Good morning everyone,
It’s day 20 of the #DearPM campaign. Can you believe it? It has been an incredibly rewarding process to receive these submissions from so many different people, with different perspectives on why they support marriage equality.
Today’s submission is from my friend Aleem Ali, a Christian Pastor, community leader and just a brilliant person. I read a blog post from Aleem a few weeks back and it just provided a great perspective on supporting marriage equality. Click here to read Aleem’s post.
I’m buoyed by Aleem’s participation in the project, he is a great voice and a wonderful ally.
The project is a third of the way through, and I need nine more submissions. Please make a submissions by emailing email@example.com.
The Hon Malcolm Turnbull MP
CANBERRA ACT 2600
4 December 2016
#DearPM: Marriage Equality (20 of 30)
To the Hon Malcolm Turnbull MP,
On day 20 of this project, I want to talk about the misrepresentation of Christians in this campaign. The picture painted of Christian people is one of people who are anti-equality and anti-LGBTI. If I didn’t know so many Christians who support marriage equality, I’d feel like they are a group of people who hate me. Luckily, I know that this generalisation is completely wrong. Through the people I know, and through some consistent and reliable polling, I can conclusively say that Christians support marriage equality.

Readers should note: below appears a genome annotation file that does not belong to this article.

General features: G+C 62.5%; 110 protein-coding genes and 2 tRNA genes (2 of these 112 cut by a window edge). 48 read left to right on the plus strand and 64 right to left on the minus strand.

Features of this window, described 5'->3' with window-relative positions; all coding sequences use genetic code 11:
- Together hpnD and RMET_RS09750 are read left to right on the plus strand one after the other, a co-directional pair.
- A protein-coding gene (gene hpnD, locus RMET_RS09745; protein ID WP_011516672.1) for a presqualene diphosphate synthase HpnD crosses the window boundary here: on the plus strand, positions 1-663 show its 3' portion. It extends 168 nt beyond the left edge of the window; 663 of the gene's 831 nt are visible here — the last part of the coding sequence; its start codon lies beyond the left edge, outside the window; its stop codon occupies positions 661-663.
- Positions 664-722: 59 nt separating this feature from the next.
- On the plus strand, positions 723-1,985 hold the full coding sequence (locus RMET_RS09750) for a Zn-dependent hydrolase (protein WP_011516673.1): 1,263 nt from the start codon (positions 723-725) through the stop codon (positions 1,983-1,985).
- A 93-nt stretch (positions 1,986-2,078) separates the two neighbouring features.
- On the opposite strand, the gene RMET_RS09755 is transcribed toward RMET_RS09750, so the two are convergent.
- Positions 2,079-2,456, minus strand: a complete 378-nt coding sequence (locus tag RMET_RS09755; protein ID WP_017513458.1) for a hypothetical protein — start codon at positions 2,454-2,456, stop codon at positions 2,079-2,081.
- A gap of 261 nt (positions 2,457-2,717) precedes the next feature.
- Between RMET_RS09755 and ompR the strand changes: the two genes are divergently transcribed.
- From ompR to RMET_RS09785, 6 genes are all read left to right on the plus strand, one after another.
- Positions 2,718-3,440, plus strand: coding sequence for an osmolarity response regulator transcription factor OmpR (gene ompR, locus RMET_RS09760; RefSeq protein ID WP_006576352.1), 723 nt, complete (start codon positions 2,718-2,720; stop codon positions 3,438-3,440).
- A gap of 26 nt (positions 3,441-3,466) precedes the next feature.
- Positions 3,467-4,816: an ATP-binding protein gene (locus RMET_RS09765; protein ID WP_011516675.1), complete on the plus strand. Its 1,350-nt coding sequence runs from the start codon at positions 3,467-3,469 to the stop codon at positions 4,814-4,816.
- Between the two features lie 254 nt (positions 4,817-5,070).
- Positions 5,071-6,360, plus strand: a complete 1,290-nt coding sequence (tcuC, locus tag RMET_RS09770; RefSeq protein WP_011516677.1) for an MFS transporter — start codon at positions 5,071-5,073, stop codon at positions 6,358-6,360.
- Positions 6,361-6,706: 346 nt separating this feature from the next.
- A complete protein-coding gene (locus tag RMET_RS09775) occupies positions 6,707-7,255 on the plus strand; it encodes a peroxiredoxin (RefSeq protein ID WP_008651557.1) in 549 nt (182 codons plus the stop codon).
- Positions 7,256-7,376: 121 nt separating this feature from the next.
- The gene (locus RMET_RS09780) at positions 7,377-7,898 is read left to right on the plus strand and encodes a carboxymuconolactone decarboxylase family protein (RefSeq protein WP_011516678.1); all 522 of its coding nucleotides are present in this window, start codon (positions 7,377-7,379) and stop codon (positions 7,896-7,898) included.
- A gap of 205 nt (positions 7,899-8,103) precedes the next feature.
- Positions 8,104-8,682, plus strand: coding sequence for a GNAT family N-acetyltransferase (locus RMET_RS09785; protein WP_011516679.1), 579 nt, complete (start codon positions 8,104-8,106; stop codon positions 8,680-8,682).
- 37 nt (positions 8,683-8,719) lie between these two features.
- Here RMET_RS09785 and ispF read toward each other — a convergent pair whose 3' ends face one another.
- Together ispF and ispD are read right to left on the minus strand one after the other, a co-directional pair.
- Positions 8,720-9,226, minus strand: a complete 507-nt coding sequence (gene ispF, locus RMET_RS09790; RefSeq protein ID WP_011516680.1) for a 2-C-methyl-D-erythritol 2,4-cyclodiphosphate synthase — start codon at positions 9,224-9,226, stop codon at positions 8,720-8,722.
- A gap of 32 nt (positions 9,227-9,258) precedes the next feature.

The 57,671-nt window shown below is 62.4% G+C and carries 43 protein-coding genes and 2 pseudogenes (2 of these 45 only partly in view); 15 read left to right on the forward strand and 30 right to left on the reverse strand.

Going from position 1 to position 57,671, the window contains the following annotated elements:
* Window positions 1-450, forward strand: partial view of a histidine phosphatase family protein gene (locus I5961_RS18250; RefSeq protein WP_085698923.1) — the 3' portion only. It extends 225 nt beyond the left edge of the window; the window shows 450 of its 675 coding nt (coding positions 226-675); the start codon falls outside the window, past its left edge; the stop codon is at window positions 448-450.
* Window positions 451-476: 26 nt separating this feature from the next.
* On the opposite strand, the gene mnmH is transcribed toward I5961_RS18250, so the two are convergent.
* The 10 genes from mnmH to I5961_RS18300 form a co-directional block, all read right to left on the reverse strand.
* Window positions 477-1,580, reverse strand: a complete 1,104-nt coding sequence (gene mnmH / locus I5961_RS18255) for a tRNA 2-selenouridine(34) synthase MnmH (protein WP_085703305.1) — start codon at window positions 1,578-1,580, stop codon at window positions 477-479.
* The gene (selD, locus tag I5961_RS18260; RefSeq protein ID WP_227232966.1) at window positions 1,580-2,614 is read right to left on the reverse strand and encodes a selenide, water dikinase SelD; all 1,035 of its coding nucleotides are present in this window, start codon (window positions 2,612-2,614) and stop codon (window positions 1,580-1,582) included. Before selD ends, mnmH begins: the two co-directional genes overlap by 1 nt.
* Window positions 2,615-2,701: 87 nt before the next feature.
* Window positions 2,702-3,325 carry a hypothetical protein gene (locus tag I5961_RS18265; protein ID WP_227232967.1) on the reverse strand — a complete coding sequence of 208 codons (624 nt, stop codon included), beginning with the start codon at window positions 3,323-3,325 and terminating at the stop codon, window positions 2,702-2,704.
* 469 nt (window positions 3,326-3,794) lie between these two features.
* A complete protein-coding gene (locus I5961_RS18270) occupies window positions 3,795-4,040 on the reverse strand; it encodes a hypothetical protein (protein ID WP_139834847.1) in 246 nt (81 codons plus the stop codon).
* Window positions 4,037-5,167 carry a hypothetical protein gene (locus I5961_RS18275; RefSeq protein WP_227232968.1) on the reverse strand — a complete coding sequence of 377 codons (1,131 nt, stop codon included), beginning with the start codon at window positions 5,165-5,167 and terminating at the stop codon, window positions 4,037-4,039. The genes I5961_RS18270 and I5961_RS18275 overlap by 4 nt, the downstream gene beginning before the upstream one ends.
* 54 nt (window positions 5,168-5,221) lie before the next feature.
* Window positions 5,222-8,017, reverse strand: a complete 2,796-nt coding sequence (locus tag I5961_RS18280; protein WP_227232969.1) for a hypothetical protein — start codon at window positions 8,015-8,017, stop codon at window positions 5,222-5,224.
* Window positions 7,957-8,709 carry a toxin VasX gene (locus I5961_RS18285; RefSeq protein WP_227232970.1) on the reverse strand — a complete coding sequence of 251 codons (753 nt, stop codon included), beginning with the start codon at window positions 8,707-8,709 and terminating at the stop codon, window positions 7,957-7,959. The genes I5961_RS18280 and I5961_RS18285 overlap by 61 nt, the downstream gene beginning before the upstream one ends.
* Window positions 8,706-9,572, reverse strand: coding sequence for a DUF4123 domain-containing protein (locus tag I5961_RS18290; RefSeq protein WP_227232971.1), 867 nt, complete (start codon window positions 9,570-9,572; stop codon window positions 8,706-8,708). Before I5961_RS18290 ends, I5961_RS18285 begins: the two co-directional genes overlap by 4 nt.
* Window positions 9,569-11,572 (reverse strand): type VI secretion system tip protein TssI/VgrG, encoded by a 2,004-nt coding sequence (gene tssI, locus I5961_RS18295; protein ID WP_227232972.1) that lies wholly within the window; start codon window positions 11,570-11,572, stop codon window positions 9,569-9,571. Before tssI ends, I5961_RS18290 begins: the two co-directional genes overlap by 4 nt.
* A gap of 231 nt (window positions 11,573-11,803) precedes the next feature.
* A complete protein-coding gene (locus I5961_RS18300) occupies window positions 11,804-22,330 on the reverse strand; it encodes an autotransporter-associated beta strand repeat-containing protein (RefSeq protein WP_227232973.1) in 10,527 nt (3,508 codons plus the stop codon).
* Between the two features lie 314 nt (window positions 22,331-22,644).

The Galaxy Poll conducted through 2009 to 2012 has Christian support for marriage equality at 53%, while a 2014 Crosby Textor poll has it almost at 60%. If you break that Crosby Textor poll down to Catholics, support for marriage equality is at 67%.
Today’s submission is from an incredible and kind person, whom I’ve been lucky enough to know. Aleem Ali is a Christian Pastor, community leader, and all-round beautiful human being. He is a voice that speaks for people who are often misrepresented in this debate.
Aleem’s argument is simple, please think of the children.
Dear Prime Minister,
I am a happily married, heterosexual man with a tribe of children (seven, to be precise). I am also, amongst other things, a Christian Pastor.
I meet, help and work with people of all cultures, creeds, genders, sexualities, relationship and parental statuses. My gender, sexuality and marital status afford me a privilege that many other Australians don’t have. This needs to change.
As you know, Australia is a secular country. Religious freedom is enshrined in our constitution, and marriage is a function of government and the State. The church does not have the monopoly on the legal definition of marriage and nor should it. And we certainly shouldn’t be coercing the government to conform to a religious view.
I am all too aware that the biases and opinions I hold as a Christian are often more cultural than Christ-like. And as a follower of Jesus, my narrative on relationships needs to be informed and underpinned by him. Jesus describes relationships of counter-narrative. Loving our neighbours and our enemies. Blessing and not cursing. Seeking the peace and prosperity of the cities we live, work and play in. For all people. Not just the ones we like, or who behave like we want them to.